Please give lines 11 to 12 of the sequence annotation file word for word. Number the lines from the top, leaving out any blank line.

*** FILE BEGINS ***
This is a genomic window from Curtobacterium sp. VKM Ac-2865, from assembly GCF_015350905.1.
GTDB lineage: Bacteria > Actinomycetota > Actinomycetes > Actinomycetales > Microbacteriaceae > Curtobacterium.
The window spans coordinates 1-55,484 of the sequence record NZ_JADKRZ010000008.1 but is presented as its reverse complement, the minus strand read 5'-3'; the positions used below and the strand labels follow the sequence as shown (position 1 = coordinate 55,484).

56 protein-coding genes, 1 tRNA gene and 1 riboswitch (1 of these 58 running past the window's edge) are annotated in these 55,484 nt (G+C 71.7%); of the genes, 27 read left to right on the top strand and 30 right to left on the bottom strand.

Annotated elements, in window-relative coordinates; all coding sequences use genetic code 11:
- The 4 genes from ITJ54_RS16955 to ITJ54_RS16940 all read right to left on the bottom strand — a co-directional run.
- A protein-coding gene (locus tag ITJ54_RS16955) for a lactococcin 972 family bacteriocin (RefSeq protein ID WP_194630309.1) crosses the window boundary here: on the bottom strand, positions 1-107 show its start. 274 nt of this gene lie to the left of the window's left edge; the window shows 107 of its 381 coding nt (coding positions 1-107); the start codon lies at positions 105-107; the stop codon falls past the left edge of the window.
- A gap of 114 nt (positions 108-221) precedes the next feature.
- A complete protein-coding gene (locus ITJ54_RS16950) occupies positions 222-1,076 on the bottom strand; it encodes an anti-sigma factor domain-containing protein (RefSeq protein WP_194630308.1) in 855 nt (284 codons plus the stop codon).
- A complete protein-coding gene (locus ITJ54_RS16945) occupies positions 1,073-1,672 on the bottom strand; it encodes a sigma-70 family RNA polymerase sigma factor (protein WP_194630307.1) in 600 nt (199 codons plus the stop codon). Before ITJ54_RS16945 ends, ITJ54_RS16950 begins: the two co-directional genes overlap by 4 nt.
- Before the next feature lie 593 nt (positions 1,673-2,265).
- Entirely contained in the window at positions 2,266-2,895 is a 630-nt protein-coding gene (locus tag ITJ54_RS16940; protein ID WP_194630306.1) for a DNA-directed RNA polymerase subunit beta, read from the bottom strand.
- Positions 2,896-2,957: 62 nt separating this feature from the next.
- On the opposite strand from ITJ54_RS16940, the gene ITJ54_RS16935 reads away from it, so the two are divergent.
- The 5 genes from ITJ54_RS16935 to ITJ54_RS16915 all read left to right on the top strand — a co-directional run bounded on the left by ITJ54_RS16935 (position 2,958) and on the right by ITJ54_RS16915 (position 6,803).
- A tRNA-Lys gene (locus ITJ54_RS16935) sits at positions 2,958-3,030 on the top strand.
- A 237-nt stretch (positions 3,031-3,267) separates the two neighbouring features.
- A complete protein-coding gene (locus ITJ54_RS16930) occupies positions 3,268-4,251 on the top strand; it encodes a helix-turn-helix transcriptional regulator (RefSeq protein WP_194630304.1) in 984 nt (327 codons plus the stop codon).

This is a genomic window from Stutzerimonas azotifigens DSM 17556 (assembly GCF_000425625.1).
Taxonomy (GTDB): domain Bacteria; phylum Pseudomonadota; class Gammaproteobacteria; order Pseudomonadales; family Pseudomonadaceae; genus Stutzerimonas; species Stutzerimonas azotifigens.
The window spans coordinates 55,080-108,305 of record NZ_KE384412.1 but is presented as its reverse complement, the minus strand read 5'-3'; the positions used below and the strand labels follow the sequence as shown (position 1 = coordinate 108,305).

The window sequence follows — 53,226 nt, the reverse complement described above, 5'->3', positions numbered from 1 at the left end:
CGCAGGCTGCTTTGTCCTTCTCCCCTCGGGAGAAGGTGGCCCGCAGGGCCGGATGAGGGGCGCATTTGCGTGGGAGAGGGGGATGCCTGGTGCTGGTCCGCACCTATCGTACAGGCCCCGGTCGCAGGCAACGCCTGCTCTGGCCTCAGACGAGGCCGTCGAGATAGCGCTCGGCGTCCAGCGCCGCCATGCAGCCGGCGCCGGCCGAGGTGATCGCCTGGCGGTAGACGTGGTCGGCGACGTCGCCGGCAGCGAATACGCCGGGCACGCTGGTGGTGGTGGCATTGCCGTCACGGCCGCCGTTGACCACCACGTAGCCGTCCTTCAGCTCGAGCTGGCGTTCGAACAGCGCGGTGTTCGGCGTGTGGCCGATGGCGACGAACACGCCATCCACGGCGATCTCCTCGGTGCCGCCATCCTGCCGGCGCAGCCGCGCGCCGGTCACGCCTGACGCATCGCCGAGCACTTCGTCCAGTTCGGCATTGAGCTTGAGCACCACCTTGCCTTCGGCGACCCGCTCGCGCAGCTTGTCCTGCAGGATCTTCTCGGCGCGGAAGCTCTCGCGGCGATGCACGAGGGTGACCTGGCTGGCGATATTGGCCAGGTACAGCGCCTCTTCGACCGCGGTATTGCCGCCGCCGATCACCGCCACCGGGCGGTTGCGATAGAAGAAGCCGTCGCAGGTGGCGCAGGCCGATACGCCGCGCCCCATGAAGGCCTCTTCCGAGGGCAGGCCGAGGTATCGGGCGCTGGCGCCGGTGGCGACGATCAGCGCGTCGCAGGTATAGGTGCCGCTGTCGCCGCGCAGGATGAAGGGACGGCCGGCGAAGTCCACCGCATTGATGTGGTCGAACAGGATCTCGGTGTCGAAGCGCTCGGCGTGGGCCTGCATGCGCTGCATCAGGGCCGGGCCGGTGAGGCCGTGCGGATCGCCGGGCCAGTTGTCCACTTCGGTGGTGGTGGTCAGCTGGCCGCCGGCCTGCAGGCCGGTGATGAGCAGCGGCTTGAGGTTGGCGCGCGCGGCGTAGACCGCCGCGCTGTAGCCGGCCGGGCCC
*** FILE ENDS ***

- Before the next feature lie 593 nt (positions 1,673-2,265).
- Entirely contained in the window at positions 2,266-2,895 is a 630-nt protein-coding gene (locus tag ITJ54_RS16940; protein ID WP_194630306.1) for a DNA-directed RNA polymerase subunit beta, read from the bottom strand.